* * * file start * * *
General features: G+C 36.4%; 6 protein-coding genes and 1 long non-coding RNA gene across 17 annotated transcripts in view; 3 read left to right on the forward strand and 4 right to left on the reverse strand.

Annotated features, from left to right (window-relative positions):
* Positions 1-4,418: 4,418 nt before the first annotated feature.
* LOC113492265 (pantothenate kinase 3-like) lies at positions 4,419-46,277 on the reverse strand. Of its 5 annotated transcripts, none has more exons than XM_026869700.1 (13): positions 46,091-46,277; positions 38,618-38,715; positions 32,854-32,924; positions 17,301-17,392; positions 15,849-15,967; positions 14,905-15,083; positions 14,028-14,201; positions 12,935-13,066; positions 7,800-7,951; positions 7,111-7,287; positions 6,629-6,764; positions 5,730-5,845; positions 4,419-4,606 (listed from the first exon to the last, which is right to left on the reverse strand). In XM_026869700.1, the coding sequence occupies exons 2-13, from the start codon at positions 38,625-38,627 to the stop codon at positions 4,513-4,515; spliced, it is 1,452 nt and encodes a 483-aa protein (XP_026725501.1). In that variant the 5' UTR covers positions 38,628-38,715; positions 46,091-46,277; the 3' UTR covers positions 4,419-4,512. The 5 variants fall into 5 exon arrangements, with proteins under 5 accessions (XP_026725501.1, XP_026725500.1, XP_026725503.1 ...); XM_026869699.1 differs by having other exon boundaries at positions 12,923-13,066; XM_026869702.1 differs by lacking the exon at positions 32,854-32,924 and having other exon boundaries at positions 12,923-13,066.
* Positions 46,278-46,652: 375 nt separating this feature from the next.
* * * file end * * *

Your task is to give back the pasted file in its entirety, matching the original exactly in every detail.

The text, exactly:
General features: G+C 36.4%; 6 protein-coding genes and 1 long non-coding RNA gene across 17 annotated transcripts in view; 3 read left to right on the forward strand and 4 right to left on the reverse strand.

Annotated features, from left to right (window-relative positions):
* Positions 1-4,418: 4,418 nt before the first annotated feature.
* LOC113492265 (pantothenate kinase 3-like) lies at positions 4,419-46,277 on the reverse strand. Of its 5 annotated transcripts, none has more exons than XM_026869700.1 (13): positions 46,091-46,277; positions 38,618-38,715; positions 32,854-32,924; positions 17,301-17,392; positions 15,849-15,967; positions 14,905-15,083; positions 14,028-14,201; positions 12,935-13,066; positions 7,800-7,951; positions 7,111-7,287; positions 6,629-6,764; positions 5,730-5,845; positions 4,419-4,606 (listed from the first exon to the last, which is right to left on the reverse strand). In XM_026869700.1, the coding sequence occupies exons 2-13, from the start codon at positions 38,625-38,627 to the stop codon at positions 4,513-4,515; spliced, it is 1,452 nt and encodes a 483-aa protein (XP_026725501.1). In that variant the 5' UTR covers positions 38,628-38,715; positions 46,091-46,277; the 3' UTR covers positions 4,419-4,512. The 5 variants fall into 5 exon arrangements, with proteins under 5 accessions (XP_026725501.1, XP_026725500.1, XP_026725503.1 ...); XM_026869699.1 differs by having other exon boundaries at positions 12,923-13,066; XM_026869702.1 differs by lacking the exon at positions 32,854-32,924 and having other exon boundaries at positions 12,923-13,066.
* Positions 46,278-46,652: 375 nt separating this feature from the next.